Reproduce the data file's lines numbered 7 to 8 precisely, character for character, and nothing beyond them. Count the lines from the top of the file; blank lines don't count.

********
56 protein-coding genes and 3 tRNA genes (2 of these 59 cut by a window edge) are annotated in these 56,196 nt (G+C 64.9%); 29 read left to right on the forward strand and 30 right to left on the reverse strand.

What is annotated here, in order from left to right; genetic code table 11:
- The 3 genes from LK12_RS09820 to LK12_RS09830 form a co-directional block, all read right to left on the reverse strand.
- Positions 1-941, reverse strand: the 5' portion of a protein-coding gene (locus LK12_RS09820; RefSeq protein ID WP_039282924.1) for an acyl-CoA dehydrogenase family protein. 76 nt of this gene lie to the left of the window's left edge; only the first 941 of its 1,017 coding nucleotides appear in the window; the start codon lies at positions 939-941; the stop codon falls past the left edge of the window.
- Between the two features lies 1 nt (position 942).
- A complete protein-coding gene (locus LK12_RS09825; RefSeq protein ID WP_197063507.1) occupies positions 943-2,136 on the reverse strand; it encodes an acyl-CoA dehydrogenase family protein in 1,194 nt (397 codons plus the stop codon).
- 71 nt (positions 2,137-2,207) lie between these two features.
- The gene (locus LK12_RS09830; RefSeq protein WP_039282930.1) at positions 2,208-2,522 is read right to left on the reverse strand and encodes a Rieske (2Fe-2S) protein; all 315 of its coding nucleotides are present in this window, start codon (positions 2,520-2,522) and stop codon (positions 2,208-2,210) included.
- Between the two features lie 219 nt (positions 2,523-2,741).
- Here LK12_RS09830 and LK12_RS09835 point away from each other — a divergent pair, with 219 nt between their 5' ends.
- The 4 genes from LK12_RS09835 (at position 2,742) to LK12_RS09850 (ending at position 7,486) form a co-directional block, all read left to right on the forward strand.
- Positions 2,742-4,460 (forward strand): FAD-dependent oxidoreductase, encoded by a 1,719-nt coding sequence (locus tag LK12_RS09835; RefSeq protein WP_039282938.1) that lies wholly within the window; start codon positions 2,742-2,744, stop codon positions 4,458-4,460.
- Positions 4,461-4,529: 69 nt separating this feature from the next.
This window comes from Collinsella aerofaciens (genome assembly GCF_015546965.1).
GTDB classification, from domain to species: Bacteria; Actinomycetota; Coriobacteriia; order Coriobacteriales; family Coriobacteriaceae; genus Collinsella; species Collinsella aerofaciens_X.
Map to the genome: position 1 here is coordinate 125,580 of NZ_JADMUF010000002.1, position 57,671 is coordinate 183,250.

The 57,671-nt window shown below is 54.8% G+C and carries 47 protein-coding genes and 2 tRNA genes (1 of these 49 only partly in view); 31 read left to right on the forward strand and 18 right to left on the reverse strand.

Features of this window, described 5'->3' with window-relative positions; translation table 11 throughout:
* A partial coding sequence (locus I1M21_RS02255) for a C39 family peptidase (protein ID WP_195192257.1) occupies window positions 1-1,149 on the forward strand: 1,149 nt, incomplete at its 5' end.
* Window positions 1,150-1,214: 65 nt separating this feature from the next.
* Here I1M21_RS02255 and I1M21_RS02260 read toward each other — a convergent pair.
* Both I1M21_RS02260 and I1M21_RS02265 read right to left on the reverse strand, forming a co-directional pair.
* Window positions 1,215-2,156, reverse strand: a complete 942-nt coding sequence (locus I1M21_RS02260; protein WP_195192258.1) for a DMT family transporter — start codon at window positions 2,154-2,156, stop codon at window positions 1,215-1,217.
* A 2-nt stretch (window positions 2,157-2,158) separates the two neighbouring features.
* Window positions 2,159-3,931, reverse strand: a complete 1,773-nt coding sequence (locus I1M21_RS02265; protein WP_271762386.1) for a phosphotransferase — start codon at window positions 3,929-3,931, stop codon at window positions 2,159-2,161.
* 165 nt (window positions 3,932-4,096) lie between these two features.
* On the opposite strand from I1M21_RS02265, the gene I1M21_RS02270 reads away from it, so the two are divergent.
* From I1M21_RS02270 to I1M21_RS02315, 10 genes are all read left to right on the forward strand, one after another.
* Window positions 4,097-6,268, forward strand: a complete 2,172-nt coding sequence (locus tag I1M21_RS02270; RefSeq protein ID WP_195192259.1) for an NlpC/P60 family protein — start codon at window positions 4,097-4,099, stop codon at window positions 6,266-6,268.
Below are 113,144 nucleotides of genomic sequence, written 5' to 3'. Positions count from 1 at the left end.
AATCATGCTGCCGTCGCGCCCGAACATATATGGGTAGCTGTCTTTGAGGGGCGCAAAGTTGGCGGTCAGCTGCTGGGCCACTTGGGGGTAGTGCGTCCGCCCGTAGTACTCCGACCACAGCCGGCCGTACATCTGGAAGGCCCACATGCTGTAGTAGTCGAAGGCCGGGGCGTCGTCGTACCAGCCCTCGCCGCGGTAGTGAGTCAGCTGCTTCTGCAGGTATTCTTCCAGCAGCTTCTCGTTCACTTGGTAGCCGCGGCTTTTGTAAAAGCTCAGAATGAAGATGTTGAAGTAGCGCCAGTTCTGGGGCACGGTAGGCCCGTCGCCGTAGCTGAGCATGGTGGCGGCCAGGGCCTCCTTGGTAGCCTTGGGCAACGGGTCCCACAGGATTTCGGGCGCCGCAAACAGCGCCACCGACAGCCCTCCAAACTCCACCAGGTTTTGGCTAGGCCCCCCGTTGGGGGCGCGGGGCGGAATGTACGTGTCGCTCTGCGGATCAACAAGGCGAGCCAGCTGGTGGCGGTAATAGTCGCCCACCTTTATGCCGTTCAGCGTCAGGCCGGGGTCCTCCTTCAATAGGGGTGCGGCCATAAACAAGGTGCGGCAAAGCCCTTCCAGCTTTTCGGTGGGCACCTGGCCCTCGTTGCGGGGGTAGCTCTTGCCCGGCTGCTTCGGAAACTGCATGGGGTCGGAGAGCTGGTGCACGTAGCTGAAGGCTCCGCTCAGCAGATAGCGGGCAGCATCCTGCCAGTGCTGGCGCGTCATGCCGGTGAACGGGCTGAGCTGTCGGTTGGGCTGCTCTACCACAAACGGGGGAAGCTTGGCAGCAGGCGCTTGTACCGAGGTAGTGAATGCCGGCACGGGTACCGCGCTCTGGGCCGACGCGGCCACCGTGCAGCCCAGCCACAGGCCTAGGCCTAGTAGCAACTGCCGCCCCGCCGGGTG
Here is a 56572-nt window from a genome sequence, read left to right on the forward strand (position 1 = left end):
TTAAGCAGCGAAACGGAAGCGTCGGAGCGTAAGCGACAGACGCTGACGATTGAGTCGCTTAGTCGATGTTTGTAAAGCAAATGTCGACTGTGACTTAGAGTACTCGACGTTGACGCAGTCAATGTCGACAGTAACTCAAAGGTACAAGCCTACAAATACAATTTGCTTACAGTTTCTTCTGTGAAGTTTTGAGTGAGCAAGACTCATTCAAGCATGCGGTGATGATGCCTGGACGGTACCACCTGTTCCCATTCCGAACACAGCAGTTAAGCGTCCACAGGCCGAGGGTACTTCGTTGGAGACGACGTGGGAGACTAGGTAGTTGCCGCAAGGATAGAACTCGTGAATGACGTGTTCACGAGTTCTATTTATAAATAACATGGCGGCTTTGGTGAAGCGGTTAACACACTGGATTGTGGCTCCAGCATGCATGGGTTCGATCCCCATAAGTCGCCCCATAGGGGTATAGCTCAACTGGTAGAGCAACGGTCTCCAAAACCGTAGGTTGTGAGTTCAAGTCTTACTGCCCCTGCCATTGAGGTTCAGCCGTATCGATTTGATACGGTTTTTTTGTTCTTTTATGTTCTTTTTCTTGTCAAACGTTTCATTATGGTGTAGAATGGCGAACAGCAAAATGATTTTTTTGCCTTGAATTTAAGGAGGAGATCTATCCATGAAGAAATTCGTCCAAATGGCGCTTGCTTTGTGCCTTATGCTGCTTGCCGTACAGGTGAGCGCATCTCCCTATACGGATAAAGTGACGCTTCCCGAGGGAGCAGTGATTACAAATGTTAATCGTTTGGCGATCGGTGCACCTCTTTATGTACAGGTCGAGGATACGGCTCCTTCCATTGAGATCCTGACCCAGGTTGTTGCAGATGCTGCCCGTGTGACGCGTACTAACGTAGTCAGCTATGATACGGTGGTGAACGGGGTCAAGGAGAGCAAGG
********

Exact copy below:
- 71 nt (positions 2,137-2,207) lie between these two features.
- The gene (locus LK12_RS09830; RefSeq protein WP_039282930.1) at positions 2,208-2,522 is read right to left on the reverse strand and encodes a Rieske (2Fe-2S) protein; all 315 of its coding nucleotides are present in this window, start codon (positions 2,520-2,522) and stop codon (positions 2,208-2,210) included.